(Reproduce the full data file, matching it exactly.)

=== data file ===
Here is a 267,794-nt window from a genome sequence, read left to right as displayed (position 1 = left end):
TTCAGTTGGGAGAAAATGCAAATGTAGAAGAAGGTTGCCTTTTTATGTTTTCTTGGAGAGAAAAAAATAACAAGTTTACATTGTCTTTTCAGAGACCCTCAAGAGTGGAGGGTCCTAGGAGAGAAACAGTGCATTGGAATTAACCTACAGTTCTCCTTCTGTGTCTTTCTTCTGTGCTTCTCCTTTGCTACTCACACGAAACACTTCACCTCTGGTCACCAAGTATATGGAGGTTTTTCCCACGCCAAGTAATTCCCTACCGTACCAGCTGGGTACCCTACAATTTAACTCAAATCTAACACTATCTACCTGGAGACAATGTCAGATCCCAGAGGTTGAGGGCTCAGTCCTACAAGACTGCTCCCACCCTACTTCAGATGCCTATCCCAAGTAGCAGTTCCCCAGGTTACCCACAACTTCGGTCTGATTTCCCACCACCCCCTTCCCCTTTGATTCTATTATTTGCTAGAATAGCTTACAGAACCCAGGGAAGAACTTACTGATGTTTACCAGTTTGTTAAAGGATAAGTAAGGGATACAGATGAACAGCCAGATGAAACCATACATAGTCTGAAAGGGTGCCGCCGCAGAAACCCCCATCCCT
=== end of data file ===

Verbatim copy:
Here is a 267,794-nt window from a genome sequence, read left to right as displayed (position 1 = left end):
TTCAGTTGGGAGAAAATGCAAATGTAGAAGAAGGTTGCCTTTTTATGTTTTCTTGGAGAGAAAAAAATAACAAGTTTACATTGTCTTTTCAGAGACCCTCAAGAGTGGAGGGTCCTAGGAGAGAAACAGTGCATTGGAATTAACCTACAGTTCTCCTTCTGTGTCTTTCTTCTGTGCTTCTCCTTTGCTACTCACACGAAACACTTCACCTCTGGTCACCAAGTATATGGAGGTTTTTCCCACGCCAAGTAATTCCCTACCGTACCAGCTGGGTACCCTACAATTTAACTCAAATCTAACACTATCTACCTGGAGACAATGTCAGATCCCAGAGGTTGAGGGCTCAGTCCTACAAGACTGCTCCCACCCTACTTCAGATGCCTATCCCAAGTAGCAGTTCCCCAGGTTACCCACAACTTCGGTCTGATTTCCCACCACCCCCTTCCCCTTTGATTCTATTATTTGCTAGAATAGCTTACAGAACCCAGGGAAGAACTTACTGATGTTTACCAGTTTGTTAAAGGATAAGTAAGGGATACAGATGAACAGCCAGATGAAACCATACATAGTCTGAAAGGGTGCCGCCGCAGAAACCCCCATCCCT